What’s your backup plan?

You don’t back up? You’re not alone. According to Interactive Data Corp. analyst Cynthia Doyle, up to 60 percent of corporate data resides unprotected on computers. A recent IDC report found that 40 percent of small and medium-sized businesses don’t back up.

Disaster preparation and security are reasons to back up with disk-to-tape, CDs, DVDs, external drives, flash, or the newer online backup methods.

Disk-to-tape is an approach to computer storage backup and archiving in which data is initially copied to backup storage on a disk storage system and then periodically copied again to a tape storage system (or possibly to an optical storage system). However, for many computer applications, it’s important to have data immediately ready to be restored from a secondary disk if and when the data on the primary disk becomes inaccessible. The time to restore data from tape would be considered unacceptable.

On the other hand, tape is a more economical alternative for long-term storage (archiving). Because it’s also more portable, tape is often used for off-site backup and restoration in case of a disaster.

CDs and DVDs have become great backup media. CD-ROMs hold approximately 700 megabytes of data, and DVDs have capacities of nearly 5 gigabytes on a single disk, so you can place a lot of data on one.

Many will buy an external drive for doing backups of important documents or the whole computer. It also may act as an auxiliary storage system if space is at a premium on the existing computer or to store audio, video and picture files. It’s a good idea to estimate how much space is needed for everything that will be done on the drive and then double or triple that figure. Try to plan at least one year into the future when doing this.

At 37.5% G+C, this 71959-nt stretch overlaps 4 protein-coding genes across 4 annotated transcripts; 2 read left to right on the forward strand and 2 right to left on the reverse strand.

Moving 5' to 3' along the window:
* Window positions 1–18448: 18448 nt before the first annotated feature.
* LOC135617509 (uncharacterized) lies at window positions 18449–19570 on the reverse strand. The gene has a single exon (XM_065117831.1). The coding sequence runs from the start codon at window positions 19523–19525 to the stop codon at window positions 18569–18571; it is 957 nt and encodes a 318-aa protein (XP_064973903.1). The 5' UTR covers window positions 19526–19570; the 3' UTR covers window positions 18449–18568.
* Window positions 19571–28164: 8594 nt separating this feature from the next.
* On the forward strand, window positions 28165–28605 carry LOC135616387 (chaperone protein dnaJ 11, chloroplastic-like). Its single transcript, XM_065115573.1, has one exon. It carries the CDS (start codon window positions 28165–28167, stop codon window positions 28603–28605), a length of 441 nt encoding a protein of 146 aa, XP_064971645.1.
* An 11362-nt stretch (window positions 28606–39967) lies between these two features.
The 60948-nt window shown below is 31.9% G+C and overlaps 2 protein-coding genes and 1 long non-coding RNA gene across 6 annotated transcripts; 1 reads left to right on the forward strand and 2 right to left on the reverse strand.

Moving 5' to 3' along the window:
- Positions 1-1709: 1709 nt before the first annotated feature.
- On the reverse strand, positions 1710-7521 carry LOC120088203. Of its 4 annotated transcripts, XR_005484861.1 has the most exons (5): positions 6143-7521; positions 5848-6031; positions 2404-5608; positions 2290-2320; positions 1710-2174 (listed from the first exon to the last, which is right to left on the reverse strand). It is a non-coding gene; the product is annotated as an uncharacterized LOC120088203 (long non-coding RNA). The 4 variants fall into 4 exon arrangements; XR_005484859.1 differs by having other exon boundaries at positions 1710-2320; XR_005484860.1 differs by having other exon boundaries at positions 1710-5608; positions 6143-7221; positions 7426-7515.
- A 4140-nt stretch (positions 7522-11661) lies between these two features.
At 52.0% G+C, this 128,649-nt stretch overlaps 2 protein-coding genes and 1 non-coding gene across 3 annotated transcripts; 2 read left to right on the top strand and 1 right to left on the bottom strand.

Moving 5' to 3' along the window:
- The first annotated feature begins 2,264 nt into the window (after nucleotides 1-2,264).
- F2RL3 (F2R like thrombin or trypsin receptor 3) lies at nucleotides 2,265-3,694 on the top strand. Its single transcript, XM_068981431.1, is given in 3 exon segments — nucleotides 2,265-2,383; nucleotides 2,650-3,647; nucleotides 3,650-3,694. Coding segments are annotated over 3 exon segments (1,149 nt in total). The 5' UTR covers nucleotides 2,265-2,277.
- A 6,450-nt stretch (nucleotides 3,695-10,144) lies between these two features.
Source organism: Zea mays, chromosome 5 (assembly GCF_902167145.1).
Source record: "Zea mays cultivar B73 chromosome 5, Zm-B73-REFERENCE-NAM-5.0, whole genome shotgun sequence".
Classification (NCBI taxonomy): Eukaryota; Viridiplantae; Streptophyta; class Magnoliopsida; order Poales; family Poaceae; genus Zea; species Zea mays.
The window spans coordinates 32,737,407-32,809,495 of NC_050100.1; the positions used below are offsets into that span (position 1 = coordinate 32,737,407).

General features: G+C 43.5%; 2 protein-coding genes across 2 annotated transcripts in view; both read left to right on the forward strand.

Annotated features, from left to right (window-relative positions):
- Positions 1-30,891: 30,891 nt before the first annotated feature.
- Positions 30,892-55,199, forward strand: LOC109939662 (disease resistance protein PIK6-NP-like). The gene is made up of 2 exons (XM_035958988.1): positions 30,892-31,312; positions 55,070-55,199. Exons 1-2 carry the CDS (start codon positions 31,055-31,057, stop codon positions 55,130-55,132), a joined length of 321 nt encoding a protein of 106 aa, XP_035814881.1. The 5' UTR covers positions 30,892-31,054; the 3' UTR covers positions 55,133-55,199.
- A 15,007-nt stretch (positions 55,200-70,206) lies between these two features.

If storage requirements are limited (less than 10 gigabytes), then a flash drive will be adequate. When more than 50 gigabytes is needed, then an external hard drive normally makes more sense.

When considering hard drive and flash drive speeds, it’s helpful to know that some flash drives are capable of 25 megabytes-per-second data transfer rates. Hard drives can perform much faster, in some cases transferring data at 60 megabytes per second.

Another drawback of flash drives is that the data-writing rates are sometimes twice as slow as the rate at which information is read. While most data operations will not be a problem at these slower speeds, if large video files and virtualization images will be used, this might be a concern.

Another consideration will be the speed limitations of the USB itself. A USB is a computer interface for connecting computer peripherals. The fastest USB 2.0 data transmission speed is 480 Mb/s (megabits/second) or about 30MB/s (Megabytes/second). No matter how fast a hard drive is, it will be limited to this speed when sending data back and forth to the computer.

Online backup services save computer files on secure, off-site servers over the Internet. If your computer is lost in a disaster or theft, important files are saved.

Online backup is easily set up using a downloaded utility. You decide which files to back up automatically, and when. Should something happen to your computer, you can retrieve files from any computer with Web access after entering a user name and password. Many providers let you set up separate, shared folders for high-resolution digital files or other large files, available to employees with user names and passwords.

The cost of online backup is higher than traditional methods, but the old adage comes into play: “You get what you pay for.”

In this case, it’s security and peace of mind. The recommendation is to regularly back up key files with an online backup provider, in addition to traditional backup media kept off-site.

Marc Berthiaume is president and chief executive of Manchester-based MJB Technology Solutions, a vendor-neutral technology adviser and partner for small to medium-sized businesses. He can be reached at marc@mjbsolutions.com.